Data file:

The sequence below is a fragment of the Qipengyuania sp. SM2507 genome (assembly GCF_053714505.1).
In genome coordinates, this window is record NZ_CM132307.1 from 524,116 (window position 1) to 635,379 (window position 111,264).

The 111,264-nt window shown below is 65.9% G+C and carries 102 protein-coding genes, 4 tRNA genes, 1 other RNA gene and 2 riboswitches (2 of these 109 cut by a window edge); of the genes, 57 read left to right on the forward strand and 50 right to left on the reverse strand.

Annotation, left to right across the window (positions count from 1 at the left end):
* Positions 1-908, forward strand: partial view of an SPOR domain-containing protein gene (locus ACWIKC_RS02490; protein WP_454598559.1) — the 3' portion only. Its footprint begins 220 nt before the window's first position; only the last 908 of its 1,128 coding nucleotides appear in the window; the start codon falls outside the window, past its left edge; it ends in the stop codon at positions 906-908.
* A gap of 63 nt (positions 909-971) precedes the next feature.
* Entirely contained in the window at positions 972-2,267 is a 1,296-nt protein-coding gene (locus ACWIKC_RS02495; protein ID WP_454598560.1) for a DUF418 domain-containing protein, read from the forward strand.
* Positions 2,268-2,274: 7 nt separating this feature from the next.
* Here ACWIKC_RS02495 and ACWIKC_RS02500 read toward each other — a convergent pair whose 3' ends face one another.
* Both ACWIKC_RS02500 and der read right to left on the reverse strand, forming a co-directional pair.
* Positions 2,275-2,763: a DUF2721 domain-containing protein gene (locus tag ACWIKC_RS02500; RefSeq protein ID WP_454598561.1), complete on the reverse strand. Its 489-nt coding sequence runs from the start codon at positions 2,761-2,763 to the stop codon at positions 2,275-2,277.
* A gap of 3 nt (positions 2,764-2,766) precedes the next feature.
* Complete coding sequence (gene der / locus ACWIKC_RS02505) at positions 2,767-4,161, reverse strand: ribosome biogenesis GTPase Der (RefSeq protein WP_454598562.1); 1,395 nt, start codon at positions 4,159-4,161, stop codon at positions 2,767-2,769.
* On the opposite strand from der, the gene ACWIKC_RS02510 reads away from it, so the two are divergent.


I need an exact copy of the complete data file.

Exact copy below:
The sequence below is a fragment of the Qipengyuania sp. SM2507 genome (assembly GCF_053714505.1).
In genome coordinates, this window is record NZ_CM132307.1 from 524,116 (window position 1) to 635,379 (window position 111,264).

The 111,264-nt window shown below is 65.9% G+C and carries 102 protein-coding genes, 4 tRNA genes, 1 other RNA gene and 2 riboswitches (2 of these 109 cut by a window edge); of the genes, 57 read left to right on the forward strand and 50 right to left on the reverse strand.

Annotation, left to right across the window (positions count from 1 at the left end):
* Positions 1-908, forward strand: partial view of an SPOR domain-containing protein gene (locus ACWIKC_RS02490; protein WP_454598559.1) — the 3' portion only. Its footprint begins 220 nt before the window's first position; only the last 908 of its 1,128 coding nucleotides appear in the window; the start codon falls outside the window, past its left edge; it ends in the stop codon at positions 906-908.
* A gap of 63 nt (positions 909-971) precedes the next feature.
* Entirely contained in the window at positions 972-2,267 is a 1,296-nt protein-coding gene (locus ACWIKC_RS02495; protein ID WP_454598560.1) for a DUF418 domain-containing protein, read from the forward strand.
* Positions 2,268-2,274: 7 nt separating this feature from the next.
* Here ACWIKC_RS02495 and ACWIKC_RS02500 read toward each other — a convergent pair whose 3' ends face one another.
* Both ACWIKC_RS02500 and der read right to left on the reverse strand, forming a co-directional pair.
* Positions 2,275-2,763: a DUF2721 domain-containing protein gene (locus tag ACWIKC_RS02500; RefSeq protein ID WP_454598561.1), complete on the reverse strand. Its 489-nt coding sequence runs from the start codon at positions 2,761-2,763 to the stop codon at positions 2,275-2,277.
* A gap of 3 nt (positions 2,764-2,766) precedes the next feature.
* Complete coding sequence (gene der / locus ACWIKC_RS02505) at positions 2,767-4,161, reverse strand: ribosome biogenesis GTPase Der (RefSeq protein WP_454598562.1); 1,395 nt, start codon at positions 4,159-4,161, stop codon at positions 2,767-2,769.
* On the opposite strand from der, the gene ACWIKC_RS02510 reads away from it, so the two are divergent.